SHROPSHIRE, or SALOP, an inland county of England, on the borders of Wales, bounded on the N. by Denbighshire, a detached part of Flintshire, and Cheshire, E. by Staffordshire, S. by Worcestershire and Herefordshire, and W. by Radnorshire, Montgomeryshire, and Denbighshire. Desc. Greatly diversified, and comprehending every variety of picturesque landscape scenery. In the S. it is generally mountainous, and level in the N. Rivers. The Severn, which runs through the very middle of the county, with its numerous tributaries, among which are the Perry, the Mede, the Warf, the Cound Serm, the Clun, the Onny, the Rea, and the Corve. Lakes. Several, but generally small. Pro. All the ordinary kinds of grain and green crops, with hemp, ﬂax, and hops, grown chiefly on the Herefordshire and Worcestershire borders. Many cattle are fed on the pasture-lands in the level parts of the county, and much of the cheese sold under the name of Cheshire cheese is made here. The hilly district consists chiefly of fine pasture, on which sheep are reared and fed that yield fine wool of a superior quality. Minerals. Coal, iron, lead, salt, sandstone, and limestone. Between the road from Shrewsbury to Bishop’s Castle and the vale of Montgomery rises a high rocky tract, the central ridge of which is called the Stiper stones, and it is here that the lead-mines of the county are situated. The iron-mines and works in this county are extensive, and have proved a source of great wealth to the owners. During the revolts which occurred after the death of Edward 1., and also during the wars of York and Lancaster, Shropshire was occasionally the scene of military events, the principal of which was the battle of Shrewsbury, fought in 1403. The chief Roman stations in it were Uriconium, now Wroxeter, and Rutunium, thought by some to be near Wem. Many curious and beautiful Roman remains were found at Wroxeter in 1859. Of the Norman and subsequent ages, many memorials exist in the castles, priories, and churches of the county, which also contains various British and Roman encampments. Manf. Iron goods, coal-tar, earthenware, china, and excellent tobacco-pipes, gloves, hardware, buttons, paper, woollen stuffs, and some cotton and linen goods. The trade manufactures, and even the agriculture of Shropshire, have been greatly advanced by its canals and railroads, of which there are several. Area, 826,055 acres, or 1291 square miles. Pop. 240,959. This county is traversed by the London and North-Western Railway.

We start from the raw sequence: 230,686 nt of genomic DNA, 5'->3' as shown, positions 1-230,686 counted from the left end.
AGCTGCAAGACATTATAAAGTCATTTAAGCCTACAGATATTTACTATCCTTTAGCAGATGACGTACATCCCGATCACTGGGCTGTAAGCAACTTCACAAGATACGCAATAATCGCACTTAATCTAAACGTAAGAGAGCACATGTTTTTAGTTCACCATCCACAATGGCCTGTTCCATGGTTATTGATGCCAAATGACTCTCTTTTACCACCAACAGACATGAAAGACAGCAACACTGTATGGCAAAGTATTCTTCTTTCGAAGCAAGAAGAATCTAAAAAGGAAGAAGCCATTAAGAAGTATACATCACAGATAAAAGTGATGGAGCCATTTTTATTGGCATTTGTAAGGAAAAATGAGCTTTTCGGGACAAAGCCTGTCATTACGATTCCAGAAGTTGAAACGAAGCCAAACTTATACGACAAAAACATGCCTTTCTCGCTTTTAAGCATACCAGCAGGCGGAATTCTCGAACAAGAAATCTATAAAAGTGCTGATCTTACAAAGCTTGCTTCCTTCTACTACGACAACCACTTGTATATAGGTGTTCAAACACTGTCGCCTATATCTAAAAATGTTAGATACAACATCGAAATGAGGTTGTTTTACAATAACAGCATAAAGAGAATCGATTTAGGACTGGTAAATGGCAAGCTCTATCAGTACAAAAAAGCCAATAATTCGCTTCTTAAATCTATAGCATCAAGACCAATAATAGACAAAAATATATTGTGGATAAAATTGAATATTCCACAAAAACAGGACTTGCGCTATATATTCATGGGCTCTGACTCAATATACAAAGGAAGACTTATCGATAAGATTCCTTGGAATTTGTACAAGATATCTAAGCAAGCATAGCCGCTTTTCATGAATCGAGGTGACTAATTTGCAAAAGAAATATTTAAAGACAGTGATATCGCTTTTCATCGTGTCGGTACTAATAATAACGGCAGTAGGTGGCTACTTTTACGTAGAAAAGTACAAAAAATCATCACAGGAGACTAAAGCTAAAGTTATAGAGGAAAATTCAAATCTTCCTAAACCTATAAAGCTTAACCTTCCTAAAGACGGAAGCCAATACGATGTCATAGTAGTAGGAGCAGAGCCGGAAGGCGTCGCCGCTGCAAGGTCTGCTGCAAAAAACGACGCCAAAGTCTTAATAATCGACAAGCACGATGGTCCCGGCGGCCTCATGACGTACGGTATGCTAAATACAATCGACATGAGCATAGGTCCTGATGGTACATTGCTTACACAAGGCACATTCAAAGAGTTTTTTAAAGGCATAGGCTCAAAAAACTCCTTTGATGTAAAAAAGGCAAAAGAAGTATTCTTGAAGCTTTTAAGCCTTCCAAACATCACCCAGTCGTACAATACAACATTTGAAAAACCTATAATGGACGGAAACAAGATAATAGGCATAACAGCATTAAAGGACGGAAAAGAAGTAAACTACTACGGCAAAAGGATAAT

Source: Beeton’s British Gazetteer 1870. Ward, Lock & Tyler, Paternoster Row, London.
Shropshire is bounded, North by a detached part of Flintshire and Cheshire; East by Staffordshire; South by Worcestershire and Herefordshire; and on the West by Radnorshire, Montgomeryshire, and Denbighshire. It is about 44 miles long, and 28 broad; and is divided into 15 divisions — Bradford (North), Bradford (South), Brimstrey, Chirbury, Condover, Ford, Munslow, Oswestry, Overs, Pimhill, Purslow, Stokesden, Bridgnorth, Shrewsbury, and Wenlock. Rivers: the Severn, the Camlet, the Trine, and the Clunn. It has 16 Market-Towns. Is in the Province of Canterbury, partly in the Diocese of Hereford, and partly in that of Litchfield and Coventry; and it is in the Oxford Circuit. It contains 1341 square miles, or 856,240 acres. Population, 239,041.
Source: Leonard’s Gazetteer of England and Wales; Second Edition; C. W. Leonard, London; 1850.
Shropshire Towns & Parishes